school culture, TDSB, anxiety, out relationship, gay-straight alliance, alternative school, allies, LGBTQ students
Tara: What was life like for you at your different high schools in Toronto?
Jae: Um, well, for me, uh, it was very much a high school experience (chuckles, Daya chuckles). Like, there were lots of cliques, there were, um, you know, it was very active high school environment actually.
Daya: Yeah. I actually—school was always really hard for me. There was a lot of anxiety so I didn’t really manage to uh, keep up with it, long enough for anything to really stick. I, I made a few friends. Um, uh, actually, I had my first out relationship there! We were like, we walked holding hands and stuff. Um yeah, so that was cool. And I went to a gay-straight alliance meeting one time--
Jae: Oh cool! (To Daya).
Jae: I didn’t even do that.
Daya: Yeah, and so I managed to do those things and I was only there for like a few months though really and I ended up going to an alternative school which was um, same thing that Jae did—
Daya: Yeah, and I remember like, even though it was really, like you know, the allies. Like, even though we didn’t always go—because I’d seen them all there the one time, I knew who my family were in the school--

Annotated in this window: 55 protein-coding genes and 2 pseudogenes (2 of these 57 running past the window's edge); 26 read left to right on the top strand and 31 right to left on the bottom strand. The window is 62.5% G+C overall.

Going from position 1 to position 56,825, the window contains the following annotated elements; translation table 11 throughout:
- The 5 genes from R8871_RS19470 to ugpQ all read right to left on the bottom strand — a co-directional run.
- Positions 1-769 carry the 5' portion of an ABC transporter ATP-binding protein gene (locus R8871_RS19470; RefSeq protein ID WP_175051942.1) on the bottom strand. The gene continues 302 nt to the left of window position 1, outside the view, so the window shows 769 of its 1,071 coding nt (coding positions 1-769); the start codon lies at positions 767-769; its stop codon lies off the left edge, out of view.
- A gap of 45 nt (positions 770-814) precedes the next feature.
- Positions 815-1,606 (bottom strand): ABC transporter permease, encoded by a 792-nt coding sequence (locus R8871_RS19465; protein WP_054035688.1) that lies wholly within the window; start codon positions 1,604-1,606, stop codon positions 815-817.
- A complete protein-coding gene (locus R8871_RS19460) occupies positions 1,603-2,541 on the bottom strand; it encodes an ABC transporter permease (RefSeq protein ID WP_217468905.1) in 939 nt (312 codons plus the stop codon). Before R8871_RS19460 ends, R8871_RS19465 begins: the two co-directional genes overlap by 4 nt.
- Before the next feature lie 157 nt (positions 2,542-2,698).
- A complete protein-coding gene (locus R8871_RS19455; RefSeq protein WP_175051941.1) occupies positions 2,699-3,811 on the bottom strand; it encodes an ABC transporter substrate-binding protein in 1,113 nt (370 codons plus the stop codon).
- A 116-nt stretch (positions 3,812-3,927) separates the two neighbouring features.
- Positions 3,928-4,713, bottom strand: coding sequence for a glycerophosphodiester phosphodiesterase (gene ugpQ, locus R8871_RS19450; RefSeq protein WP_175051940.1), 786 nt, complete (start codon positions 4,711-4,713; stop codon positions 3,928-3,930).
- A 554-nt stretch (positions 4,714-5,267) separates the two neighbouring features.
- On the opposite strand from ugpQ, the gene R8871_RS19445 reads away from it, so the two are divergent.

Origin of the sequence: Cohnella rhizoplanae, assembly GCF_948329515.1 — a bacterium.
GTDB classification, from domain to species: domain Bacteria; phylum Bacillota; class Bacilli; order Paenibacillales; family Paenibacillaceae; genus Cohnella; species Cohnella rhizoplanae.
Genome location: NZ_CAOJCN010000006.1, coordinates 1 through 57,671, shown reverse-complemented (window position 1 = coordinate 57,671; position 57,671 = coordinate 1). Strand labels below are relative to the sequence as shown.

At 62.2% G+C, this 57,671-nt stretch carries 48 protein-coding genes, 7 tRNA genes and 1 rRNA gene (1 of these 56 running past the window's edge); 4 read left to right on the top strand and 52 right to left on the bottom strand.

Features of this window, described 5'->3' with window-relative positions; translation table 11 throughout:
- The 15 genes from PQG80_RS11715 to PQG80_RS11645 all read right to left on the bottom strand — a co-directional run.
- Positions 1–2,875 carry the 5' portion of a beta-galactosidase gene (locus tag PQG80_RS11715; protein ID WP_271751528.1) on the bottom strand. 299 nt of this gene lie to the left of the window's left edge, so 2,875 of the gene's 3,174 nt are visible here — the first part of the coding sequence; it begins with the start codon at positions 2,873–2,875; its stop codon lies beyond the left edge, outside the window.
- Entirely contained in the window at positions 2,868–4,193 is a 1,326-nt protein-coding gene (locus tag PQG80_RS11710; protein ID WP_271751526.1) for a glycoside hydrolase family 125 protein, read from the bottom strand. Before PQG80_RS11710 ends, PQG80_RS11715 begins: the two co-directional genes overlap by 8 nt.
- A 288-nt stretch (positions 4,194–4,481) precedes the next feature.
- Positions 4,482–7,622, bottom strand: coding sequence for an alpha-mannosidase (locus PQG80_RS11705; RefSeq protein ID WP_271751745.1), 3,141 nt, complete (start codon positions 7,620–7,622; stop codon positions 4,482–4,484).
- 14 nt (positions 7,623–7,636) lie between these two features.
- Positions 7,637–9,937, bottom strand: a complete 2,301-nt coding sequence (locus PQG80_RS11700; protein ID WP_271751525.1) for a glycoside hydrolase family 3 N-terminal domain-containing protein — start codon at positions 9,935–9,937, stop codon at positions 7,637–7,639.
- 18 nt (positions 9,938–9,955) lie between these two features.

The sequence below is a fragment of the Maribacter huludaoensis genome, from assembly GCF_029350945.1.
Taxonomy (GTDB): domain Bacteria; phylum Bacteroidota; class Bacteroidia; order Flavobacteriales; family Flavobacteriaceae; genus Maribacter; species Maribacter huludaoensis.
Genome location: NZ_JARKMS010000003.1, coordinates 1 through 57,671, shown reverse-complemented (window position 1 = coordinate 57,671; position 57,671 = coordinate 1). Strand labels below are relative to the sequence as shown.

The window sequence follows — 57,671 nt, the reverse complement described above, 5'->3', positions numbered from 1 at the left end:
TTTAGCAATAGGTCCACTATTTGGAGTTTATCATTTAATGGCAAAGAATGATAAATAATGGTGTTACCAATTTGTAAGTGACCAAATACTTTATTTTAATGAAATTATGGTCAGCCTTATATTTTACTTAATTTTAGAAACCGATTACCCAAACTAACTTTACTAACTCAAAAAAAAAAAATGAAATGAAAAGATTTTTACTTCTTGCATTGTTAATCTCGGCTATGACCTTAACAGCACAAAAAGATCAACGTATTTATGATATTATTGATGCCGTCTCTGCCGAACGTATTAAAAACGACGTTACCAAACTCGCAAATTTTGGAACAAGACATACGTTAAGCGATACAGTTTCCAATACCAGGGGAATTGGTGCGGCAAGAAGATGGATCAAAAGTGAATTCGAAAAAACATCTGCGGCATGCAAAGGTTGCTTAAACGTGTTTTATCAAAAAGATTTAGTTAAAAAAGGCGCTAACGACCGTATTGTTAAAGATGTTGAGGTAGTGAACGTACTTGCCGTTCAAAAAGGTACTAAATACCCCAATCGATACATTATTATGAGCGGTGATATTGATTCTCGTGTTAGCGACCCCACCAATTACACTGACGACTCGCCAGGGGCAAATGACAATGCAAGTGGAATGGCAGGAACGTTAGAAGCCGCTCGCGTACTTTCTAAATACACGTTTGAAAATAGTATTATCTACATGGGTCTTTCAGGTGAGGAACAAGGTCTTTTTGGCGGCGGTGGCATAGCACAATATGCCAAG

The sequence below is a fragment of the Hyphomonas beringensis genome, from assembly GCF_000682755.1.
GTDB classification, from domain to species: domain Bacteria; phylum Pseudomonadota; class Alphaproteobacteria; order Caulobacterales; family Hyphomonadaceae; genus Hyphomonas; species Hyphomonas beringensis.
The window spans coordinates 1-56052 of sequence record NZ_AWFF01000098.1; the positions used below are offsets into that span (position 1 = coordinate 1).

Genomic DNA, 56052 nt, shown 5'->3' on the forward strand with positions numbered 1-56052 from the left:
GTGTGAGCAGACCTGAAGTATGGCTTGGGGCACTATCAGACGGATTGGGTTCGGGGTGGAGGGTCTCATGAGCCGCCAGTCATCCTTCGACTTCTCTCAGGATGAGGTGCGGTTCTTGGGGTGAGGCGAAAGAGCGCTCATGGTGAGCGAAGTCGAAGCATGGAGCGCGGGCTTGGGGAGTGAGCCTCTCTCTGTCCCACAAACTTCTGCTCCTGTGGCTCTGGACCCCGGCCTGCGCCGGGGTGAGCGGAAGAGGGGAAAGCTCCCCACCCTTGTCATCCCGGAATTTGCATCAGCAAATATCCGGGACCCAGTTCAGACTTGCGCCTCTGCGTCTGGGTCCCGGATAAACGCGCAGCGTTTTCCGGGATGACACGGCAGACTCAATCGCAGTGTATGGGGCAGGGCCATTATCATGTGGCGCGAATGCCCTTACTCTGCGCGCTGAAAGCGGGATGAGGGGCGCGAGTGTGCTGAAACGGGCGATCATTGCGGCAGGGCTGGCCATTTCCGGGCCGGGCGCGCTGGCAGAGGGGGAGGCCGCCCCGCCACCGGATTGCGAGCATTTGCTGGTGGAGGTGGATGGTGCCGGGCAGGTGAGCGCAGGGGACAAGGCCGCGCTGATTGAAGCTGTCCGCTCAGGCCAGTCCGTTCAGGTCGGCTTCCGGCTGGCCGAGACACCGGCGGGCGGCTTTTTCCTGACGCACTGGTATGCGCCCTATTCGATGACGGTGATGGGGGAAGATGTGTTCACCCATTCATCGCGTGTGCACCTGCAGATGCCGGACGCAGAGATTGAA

Daya: Yeah. There was always that, yeah, I remember.
Jae: Yeah, and we had a lot of LGBT kids--
Jae: at Northern. But we didn’t really have like, an organization. So (to Daya) that’s really cool that Jarvis was able to do that--
Jae: because Northern was kind of known for being kind of an edgy, liberal, progressive school, you know, so the fact that we didn’t even have that and you had that at Jarvis, that’s really cool! Really, really cool.
Daya: Um-hum. Yeah I wonder, I bet you they do now.